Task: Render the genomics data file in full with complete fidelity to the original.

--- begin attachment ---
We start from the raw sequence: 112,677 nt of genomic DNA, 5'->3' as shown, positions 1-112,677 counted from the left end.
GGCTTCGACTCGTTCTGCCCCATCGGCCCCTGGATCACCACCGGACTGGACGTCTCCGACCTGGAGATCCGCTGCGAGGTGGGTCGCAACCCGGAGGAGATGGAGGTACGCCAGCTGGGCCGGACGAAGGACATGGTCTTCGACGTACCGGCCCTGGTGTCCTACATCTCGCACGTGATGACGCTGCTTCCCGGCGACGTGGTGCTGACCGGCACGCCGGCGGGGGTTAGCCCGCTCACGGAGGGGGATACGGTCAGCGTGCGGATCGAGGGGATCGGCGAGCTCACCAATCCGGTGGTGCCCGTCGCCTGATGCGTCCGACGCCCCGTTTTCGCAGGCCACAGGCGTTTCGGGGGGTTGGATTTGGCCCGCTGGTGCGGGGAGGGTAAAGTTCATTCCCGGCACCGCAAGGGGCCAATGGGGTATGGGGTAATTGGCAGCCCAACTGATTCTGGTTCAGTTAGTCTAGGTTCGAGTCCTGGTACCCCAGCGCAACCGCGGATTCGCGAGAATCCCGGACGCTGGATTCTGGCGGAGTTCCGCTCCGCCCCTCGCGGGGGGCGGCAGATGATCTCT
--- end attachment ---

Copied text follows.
We start from the raw sequence: 112,677 nt of genomic DNA, 5'->3' as shown, positions 1-112,677 counted from the left end.
GGCTTCGACTCGTTCTGCCCCATCGGCCCCTGGATCACCACCGGACTGGACGTCTCCGACCTGGAGATCCGCTGCGAGGTGGGTCGCAACCCGGAGGAGATGGAGGTACGCCAGCTGGGCCGGACGAAGGACATGGTCTTCGACGTACCGGCCCTGGTGTCCTACATCTCGCACGTGATGACGCTGCTTCCCGGCGACGTGGTGCTGACCGGCACGCCGGCGGGGGTTAGCCCGCTCACGGAGGGGGATACGGTCAGCGTGCGGATCGAGGGGATCGGCGAGCTCACCAATCCGGTGGTGCCCGTCGCCTGATGCGTCCGACGCCCCGTTTTCGCAGGCCACAGGCGTTTCGGGGGGTTGGATTTGGCCCGCTGGTGCGGGGAGGGTAAAGTTCATTCCCGGCACCGCAAGGGGCCAATGGGGTATGGGGTAATTGGCAGCCCAACTGATTCTGGTTCAGTTAGTCTAGGTTCGAGTCCTGGTACCCCAGCGCAACCGCGGATTCGCGAGAATCCCGGACGCTGGATTCTGGCGGAGTTCCGCTCCGCCCCTCGCGGGGGGCGGCAGATGATCTCT